“Ender’s Game” Review


Ender’s Game is an unfilmable novel as it stands. Firstly it follows a six year old boy genius as he is warped into a military leader by unethical teachers. Secondly the novel takes place as much in the eponymous Ender’s head as it does outside of it. None of this exactly screams ‘cinematic’. Well…it does include several zero-gravity simulated battles of child warfare – maybe we can make this work.

Ender’s Game was published as a novel in 1985 (previously it had been a short story). In the book author Orson Scot Card meditates on children soldiers, fear of the unknown, the pain of isolation, and the use of empathy as a weapon. Like most classic science fiction Ender’s Game is less interested in the action of space battles than it is interested in their consequences and what it takes to be a military genius without hubris, or what it takes to give up love and family for a perceived greater good. Unlike most YA novels published today, Ender’s Game does not read like it is tailor made for the screen. It has moments of intensity and action, but they are brief (albeit memorable) and are outweighed by Card’s sparse but contemplative prose. Whereas books like The Hunger Games and Divergent read like screenplay treatments (they’re written in the present tense for crying out loud) Ender’s Game reads like a damn book.


We’ve reached the point in the article where I reveal what I’m getting at.

Ender’s Game the movie is a totally ok, good, decent sci-fi flick if you understand that it operates with a loose grasp on the novel’s intent.

Writer-director Gavin Hood has an interesting career to date. His film Tsotsi was awarded the Oscar for best foreign film in 2005. He then followed up with X-Men Origins: Wolverine. Which – well I’ll let you make the call on that one. Suffice to say he seemed an odd choice for Ender’s Game.

If Ender’s Game does anything well it is the design and execution of the world that it purports to take place in. Its displays of futuristic technology never feel indulgent, but instead casual. Characters don’t marvel at what is commonplace in their world, they don’t blink at the propaganda videos or wonder how the zero-g battle room works. Things just are, which lends the world a tangible, fleshed out feel.

If the film does another thing right it is the fact that it pulls a surprisingly engaged performance out of Harrison Ford as Colonel Hyrum Graff. Seriously, he is vibrant throughout. Never does he phone it in. It’s almost like he gave a damn.

Asa Butterfield plays the boy genius, and he mostly does a good job. He physically fits the shape of Ender, as he is scrawny and looks uncomfortable in his frame. However it is his mentality that is more important to properly portray Ender. Without access to his internal thoughts he has a difficult task of selling us on the idea that he’s brilliant. I can’t say I was ever totally convinced, but neither was I ever distracted by his performance.

I’ve derailed.


Film adaptations of novels need not be point for point retellings. In fact they almost never should be. By narrative law what may function on the page is not guaranteed to function on the screen. I almost want to say that I would prefer it if filmmakers were brave enough to deviate from the source material in an effort to tell the story in a better and more cinematic way. Being beholden to source material can be a shackle as much as a jumping off point. But in order to do this properly one must first completely understand the story at hand.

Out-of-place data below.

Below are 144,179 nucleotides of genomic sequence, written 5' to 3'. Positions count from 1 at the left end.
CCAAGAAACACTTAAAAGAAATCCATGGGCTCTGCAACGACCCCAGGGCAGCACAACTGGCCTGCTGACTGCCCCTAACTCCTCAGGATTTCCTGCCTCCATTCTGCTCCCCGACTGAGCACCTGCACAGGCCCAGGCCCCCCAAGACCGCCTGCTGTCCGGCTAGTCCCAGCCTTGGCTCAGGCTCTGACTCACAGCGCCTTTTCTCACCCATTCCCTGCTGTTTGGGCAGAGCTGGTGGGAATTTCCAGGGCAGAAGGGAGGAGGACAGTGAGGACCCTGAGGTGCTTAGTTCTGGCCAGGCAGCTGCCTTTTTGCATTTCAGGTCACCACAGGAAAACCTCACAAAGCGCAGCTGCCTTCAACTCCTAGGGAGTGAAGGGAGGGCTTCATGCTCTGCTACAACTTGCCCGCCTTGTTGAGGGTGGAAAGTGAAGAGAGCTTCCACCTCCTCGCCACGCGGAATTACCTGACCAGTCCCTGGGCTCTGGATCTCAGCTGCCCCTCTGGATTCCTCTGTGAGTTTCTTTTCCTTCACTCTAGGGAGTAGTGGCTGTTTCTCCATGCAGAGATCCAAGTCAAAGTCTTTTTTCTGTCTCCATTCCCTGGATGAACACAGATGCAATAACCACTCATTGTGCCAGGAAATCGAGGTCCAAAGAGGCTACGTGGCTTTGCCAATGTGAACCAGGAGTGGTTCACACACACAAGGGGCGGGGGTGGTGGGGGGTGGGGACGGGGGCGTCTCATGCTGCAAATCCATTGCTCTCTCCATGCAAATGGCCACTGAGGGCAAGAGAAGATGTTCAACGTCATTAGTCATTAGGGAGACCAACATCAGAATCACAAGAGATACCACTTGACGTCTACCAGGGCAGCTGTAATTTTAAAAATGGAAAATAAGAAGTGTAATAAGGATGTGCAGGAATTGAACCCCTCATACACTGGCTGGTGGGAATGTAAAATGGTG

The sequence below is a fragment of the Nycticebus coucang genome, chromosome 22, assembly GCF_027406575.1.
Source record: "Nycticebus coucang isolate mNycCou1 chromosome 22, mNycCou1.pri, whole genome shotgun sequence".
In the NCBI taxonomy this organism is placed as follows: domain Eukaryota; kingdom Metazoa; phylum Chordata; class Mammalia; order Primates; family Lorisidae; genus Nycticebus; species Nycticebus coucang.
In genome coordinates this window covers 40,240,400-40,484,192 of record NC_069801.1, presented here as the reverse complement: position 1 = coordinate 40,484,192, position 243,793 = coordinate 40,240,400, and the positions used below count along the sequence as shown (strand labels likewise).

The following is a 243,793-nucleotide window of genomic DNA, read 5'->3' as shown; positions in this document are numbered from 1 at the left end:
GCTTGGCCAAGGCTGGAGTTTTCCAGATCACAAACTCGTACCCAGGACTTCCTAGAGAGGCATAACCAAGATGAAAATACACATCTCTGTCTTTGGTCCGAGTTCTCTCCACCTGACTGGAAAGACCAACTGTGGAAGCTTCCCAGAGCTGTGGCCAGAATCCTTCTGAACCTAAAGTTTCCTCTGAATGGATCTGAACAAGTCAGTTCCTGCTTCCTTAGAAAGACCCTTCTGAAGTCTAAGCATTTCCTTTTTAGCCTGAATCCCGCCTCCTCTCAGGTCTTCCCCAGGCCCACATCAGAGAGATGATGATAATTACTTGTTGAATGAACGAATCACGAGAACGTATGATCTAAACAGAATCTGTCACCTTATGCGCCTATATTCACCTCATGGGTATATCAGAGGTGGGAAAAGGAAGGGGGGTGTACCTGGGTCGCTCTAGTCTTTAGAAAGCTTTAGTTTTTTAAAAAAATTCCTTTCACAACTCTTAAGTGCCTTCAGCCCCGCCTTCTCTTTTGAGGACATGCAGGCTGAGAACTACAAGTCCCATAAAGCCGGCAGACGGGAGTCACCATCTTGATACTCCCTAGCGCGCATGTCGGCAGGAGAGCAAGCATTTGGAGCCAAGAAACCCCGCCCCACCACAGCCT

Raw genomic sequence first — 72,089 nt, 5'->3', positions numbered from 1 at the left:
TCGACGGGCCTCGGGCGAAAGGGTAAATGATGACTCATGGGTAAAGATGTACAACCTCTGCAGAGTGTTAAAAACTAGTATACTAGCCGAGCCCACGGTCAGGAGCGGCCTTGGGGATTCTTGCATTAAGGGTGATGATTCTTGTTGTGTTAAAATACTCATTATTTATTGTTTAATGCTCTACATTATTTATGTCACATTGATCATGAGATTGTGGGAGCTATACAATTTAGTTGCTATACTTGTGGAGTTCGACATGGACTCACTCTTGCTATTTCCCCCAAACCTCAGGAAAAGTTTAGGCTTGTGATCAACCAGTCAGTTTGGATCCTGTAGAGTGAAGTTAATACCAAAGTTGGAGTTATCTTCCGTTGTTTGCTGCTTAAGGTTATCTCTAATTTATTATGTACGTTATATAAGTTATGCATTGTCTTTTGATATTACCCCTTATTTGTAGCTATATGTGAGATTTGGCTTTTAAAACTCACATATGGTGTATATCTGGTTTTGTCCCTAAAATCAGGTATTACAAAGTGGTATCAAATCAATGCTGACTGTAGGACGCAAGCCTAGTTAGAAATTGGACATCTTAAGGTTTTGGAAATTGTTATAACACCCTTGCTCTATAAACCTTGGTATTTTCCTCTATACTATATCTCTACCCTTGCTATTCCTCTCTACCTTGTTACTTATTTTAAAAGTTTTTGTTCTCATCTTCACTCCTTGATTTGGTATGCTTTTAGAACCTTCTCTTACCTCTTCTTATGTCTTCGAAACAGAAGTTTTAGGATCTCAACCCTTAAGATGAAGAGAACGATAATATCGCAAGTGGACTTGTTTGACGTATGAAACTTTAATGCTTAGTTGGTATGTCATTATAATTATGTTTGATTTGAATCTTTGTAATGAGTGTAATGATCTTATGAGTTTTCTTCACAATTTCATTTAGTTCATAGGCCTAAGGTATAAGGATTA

Inside and out. Total comprehension.

The second a film deviates from the intent of its source material it undercuts its effectiveness as narrative.

Gavin Hood’s grip on Ender’s Game is good enough to get by, but not tight enough for me to accept it as a worthy companion to the novel.

Perhaps it is the studio’s need for CGI space battles, but the film never quite gets to Ender’s heart. It flirts with its underlying complex themes, but these moments breeze by as we’re brought to the next expository conversation or simulated space battle.

In perhaps the novel’s most potent section Ender is given furlough on Earth and allowed to see his sister Valentine again. Valentine is the only person Ender truly loved and misses while he is at battle school. As they drift on a raft they discuss Ender’s fear, that he is turning into Peter, their sadistic and cruel elder brother. The conversation is tragic and beautiful all at once. Valentine struggles to come to terms with a brother she doesn’t recognize and to reconcile her love for someone who is being transformed into a killer. In the film this scene felt like it only existed as an obligatory tribute to the novel. Hood treats the sequence as Col. Graff does, as an inconvenience, a distraction, a necessary step in getting Ender back into space. The whole point of Card’s story exists in this one sequence and the film blows it off. No good.

However there are still several instances where Hood demonstrates comprehension of Card’s intent. In these moments the film sings, but they’re infrequent and they are not enough to balance out the missteps. Ender’s Game is a mixed bag. Solid design at odds with an average script born of a loose understanding of the source material. By the end it works just fine, but it could have been so much more.